Branch franchisees fail in a class action against the Bank of Queensland – Andrew Kirby and Kieran Hickie

Traderlight (NSW) Pty Ltd (ACN 108 880 968) & Ors v Bank of Queensland Limited (ACN 009 656 740) (No 17) and 13 related matters [2014] NSWSC 55

Case Note by Andrew Kirby and Kieran Hickie

The Bank of Queensland (BOQ) has recently won a large class action proceeding in the New South Wales Supreme Court.  The Bank successfully defended claims of misleading and deceptive conduct, unconscionable conduct and negligence brought by franchisees who claimed loss and damage caused by the failure of their franchise branches.

Background

The BOQ was the subject of a class action commenced by 11 franchisees who owned and managed BOQ branches in NSW.  Under the Bank’s corporate model, a person (or corporate entity) could apply to the Bank to own and manage a branch (OMB) of the BOQ as a franchisee.

The claims the subject of the class action arose from the BOQ’s expansion into NSW between 2004 and 2007.

The franchisees sued BOQ alleging misleading and deceptive conduct, unconscionable conduct and negligence, claiming that they suffered loss and damage as a consequence of entering their respective franchises which failed.

Misleading and deceptive conduct case

The misleading and deceptive conduct claims against BOQ centered on alleged representations made before the franchisees entered into their franchise agreements (pre-opening conduct), representations made after the franchisees had entered into their franchise agreements (post-opening conduct), and the failure of BOQ to disclose facts concerning the performance of other franchise branches.

The Court summarised the misleading and deceptive conduct case as follows (at [24]):

…at the heart of each case based on the pre-opening conduct is the allegation that the Bank represented that there were reasonable grounds for believing that, within a reasonable period of time, each metropolitan OMB should easily be able to write $4 million in loans per month, and each regional OMB $3 million in loans per month, and that that level of lending would be sufficient for each of the OMBs to become viable.  At the heart of the case, based on post-opening representations, is the allegation that at various times the Bank represented that other OMBs were doing well and that if the relevant manager and staff of the OMB put in more effort they should be able to achieve the target of $4 million of lending per month (in the case of the metropolitan branch) or $3 million (in the case of a regional branch).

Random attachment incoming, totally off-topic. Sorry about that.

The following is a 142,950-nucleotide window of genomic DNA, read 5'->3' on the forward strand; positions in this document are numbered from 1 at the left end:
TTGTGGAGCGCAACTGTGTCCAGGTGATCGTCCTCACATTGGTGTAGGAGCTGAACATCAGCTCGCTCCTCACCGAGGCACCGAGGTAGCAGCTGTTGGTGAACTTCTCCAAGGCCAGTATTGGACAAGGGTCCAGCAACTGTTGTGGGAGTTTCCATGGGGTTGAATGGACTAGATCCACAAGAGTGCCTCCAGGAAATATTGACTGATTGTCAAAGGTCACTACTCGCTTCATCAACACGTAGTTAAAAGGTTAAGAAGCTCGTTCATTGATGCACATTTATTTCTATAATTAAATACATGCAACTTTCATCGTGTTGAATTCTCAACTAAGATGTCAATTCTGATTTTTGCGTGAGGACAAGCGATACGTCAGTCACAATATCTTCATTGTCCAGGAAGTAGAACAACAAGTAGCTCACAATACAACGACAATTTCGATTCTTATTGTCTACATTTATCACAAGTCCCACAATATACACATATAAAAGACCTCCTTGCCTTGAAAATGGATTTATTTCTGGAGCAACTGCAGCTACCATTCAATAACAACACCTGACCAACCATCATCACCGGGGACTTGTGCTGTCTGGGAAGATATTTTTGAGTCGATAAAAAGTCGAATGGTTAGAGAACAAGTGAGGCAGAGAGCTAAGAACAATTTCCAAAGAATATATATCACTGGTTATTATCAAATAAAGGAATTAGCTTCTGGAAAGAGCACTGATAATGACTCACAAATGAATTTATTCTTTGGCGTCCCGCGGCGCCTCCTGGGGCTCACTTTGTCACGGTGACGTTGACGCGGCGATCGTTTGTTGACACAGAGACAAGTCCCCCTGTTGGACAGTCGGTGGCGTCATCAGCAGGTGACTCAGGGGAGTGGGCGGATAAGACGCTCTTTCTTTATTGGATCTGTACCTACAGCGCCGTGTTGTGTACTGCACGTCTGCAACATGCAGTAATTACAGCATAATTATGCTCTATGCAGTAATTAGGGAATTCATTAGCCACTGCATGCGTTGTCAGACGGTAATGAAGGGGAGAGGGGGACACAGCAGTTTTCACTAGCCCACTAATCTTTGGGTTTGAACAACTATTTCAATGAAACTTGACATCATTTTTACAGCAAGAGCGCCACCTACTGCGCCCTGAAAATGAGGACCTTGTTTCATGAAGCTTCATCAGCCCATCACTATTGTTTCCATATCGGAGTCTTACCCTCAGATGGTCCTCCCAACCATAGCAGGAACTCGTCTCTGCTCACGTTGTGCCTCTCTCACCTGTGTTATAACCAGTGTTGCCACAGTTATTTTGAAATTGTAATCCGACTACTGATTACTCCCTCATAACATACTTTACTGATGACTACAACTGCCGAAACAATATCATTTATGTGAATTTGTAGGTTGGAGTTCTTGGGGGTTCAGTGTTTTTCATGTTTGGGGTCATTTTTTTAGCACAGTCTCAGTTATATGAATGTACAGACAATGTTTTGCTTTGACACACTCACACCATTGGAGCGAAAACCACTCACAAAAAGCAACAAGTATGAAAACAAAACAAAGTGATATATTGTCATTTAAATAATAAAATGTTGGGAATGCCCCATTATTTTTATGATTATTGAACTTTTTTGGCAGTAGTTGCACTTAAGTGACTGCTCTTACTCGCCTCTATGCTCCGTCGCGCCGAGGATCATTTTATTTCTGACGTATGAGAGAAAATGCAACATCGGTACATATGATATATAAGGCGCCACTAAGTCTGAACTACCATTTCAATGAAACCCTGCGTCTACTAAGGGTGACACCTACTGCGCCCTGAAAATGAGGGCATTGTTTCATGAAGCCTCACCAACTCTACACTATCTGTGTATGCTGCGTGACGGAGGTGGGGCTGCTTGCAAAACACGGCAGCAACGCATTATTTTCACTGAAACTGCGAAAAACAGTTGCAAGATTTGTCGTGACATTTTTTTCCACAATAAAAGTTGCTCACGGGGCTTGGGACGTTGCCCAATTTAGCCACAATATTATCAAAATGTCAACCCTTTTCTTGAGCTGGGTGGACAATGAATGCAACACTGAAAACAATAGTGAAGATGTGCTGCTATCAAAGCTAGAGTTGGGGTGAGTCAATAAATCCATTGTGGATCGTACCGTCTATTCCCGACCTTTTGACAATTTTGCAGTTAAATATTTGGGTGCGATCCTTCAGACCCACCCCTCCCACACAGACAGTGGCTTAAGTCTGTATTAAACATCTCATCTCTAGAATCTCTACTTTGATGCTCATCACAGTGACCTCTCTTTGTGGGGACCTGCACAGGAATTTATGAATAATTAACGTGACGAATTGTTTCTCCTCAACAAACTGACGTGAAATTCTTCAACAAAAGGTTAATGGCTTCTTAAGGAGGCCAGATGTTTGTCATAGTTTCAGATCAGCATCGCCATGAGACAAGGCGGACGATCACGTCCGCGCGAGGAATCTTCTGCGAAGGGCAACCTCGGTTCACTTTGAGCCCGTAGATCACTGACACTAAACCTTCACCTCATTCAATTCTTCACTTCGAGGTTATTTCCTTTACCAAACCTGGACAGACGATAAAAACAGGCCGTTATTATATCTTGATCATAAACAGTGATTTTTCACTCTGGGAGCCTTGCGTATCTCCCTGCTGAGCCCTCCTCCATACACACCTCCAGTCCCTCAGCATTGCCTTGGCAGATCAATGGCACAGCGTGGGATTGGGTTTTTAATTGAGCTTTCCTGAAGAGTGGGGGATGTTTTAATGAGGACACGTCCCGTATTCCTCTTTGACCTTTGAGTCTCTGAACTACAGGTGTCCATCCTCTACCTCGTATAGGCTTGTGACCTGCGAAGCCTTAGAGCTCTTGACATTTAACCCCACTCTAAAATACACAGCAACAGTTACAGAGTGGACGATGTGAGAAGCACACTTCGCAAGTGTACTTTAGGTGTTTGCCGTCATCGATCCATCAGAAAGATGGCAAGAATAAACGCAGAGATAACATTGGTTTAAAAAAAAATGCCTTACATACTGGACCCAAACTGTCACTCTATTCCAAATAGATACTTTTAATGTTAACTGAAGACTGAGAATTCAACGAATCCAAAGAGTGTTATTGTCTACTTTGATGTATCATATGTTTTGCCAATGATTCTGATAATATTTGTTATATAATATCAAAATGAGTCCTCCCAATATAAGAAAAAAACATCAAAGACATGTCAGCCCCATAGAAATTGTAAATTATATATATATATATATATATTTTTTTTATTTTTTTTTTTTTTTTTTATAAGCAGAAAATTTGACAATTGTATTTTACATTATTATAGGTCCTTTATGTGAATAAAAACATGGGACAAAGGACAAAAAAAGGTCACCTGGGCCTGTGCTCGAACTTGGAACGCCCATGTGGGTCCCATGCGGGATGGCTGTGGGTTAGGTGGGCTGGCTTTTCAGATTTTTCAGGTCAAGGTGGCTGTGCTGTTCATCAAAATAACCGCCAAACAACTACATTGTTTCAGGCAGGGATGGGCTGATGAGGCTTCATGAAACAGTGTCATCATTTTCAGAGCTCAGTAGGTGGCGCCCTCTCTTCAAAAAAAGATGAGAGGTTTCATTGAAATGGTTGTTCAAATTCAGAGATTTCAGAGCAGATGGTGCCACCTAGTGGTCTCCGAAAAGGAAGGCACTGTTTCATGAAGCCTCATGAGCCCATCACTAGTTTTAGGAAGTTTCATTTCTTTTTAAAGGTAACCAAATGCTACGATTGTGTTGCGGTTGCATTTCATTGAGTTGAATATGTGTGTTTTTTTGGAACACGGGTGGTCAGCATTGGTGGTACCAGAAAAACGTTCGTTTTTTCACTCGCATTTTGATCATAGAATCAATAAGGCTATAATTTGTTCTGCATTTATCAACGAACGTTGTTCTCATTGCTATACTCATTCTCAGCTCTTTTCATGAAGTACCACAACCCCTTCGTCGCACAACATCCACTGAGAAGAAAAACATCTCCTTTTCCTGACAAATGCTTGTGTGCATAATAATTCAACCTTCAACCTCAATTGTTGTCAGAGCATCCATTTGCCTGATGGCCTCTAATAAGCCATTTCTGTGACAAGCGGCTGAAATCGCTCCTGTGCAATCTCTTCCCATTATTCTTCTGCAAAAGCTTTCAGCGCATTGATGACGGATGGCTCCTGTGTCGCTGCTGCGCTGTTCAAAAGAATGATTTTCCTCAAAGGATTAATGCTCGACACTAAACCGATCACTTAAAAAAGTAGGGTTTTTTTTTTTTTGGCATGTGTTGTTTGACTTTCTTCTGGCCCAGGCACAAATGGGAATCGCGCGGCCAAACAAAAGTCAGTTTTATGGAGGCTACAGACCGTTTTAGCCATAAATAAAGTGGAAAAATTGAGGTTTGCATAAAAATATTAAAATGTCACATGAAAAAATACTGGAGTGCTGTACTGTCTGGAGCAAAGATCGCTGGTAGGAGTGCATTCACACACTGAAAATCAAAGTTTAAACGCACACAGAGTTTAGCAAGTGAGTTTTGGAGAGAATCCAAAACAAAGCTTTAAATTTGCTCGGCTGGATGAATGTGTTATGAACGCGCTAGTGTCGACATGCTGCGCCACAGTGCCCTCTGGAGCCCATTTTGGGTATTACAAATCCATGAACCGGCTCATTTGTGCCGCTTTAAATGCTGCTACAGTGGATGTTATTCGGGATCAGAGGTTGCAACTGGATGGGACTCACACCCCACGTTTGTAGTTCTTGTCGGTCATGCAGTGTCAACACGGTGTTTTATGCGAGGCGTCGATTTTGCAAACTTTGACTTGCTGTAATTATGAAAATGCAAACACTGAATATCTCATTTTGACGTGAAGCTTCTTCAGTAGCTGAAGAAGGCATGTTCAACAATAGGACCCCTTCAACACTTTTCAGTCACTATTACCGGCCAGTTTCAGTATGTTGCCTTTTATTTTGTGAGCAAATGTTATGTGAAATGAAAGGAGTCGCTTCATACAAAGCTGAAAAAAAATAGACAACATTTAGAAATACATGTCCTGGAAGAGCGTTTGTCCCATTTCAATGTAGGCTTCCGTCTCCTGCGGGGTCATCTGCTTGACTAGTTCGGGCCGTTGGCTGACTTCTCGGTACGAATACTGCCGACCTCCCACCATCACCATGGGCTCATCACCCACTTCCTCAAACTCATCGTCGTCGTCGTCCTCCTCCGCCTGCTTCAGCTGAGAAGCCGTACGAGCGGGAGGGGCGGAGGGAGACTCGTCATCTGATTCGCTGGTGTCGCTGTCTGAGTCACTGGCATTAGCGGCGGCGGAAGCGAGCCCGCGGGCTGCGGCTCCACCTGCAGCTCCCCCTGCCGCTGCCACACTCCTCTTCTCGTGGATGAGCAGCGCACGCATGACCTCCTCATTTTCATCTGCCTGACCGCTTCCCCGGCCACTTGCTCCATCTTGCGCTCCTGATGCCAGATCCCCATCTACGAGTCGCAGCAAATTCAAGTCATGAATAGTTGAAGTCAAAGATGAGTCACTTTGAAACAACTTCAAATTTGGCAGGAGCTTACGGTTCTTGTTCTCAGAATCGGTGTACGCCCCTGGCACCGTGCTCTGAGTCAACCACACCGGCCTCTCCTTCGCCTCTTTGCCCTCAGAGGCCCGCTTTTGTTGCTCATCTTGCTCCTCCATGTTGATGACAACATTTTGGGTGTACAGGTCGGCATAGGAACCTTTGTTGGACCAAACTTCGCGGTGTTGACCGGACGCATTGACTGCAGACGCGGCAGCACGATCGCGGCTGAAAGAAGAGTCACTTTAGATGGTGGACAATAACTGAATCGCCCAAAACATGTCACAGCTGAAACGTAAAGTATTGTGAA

[Italisised emphasis added]

In each proceeding Ball J held that BOQ did not engage in misleading or deceptive conduct, and the franchisees did not rely on any alleged representations made.  The Court largely did not accept the evidence of the franchisee plaintiffs concerning the representations alleged to have been made to them.It is beyond the scope of this note to detail all the Court’s findings.  By way of example, the Court placed considerable significance on the ‘Expression of Interest’ letter signed by each of the prospective franchisees before becoming a BOQ franchisee.  The letter set out the basis upon which the applicants would become franchisees, disclosed that the prospective franchisees would need to accept and manage important risks, and that they should think carefully about becoming owner-managers.  The letter recommended they obtain independent legal and financial advice, and required an acknowledgment that they had read and understood the contents of the letter.

Unconscionable conduct case

The franchisee parties also alleged BOQ engaged in unconscionable conduct in contravention of the Trade Practices Act 1958 (Cth).  The plaintiffs alleged that BOQ engaged in unconscionable conduct by making the representations (and failing to disclose information); incorporating terms which were unconscionable in the agreements; failing to provide proper “support” to the franchisees and by requiring the franchisees to enter into a “representative deed” at the time the franchise agreements were entered into, under which the franchisees acknowledged that they had not relied upon any representations made to them by BOQ.

The Court dismissed the plaintiffs’ unconscionable conduct claim.  The Court held that none of the claims identified circumstances which amounted to a special disadvantage or disability.  The Court held that the plaintiffs’ claims of asymmetry in information and inequality in bargaining power (vis-à-vis BOQ giving rise to a disadvantage or disability) were exaggerated. The Court held that the plaintiffs were invited to and did undertake their own enquiries, and were in a better position than BOQ to assess their ability to attract customers to a prospective franchise business.

Relevance of decision

This case and the recent ANZ banking fees case demonstrate that banking institutions are and will continue to be the subject of large scale litigation.  Aside from a banking context, this decision is another example of how difficult it is for plaintiffs in class action proceedings to successfully prosecute claims for misleading and deceptive conduct, particularly where oral representations are relied upon.  For franchisees, this case demonstrates the importance of undertaking sufficient due diligence in relation to the franchise venture before investing.


Andrew Kirby – CommBar profile, Kieran Hickie – CommBar profile

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1 Response

  1. While for the franchisees it appears to be a case demonstrating the importance of undertaking sufficient due diligence, that too in relation to the franchise venture before investing. One thing is pretty clear, the latest ANZ banking fees case demonstrate that banking institutions will continue to be the subject of large scale litigation.

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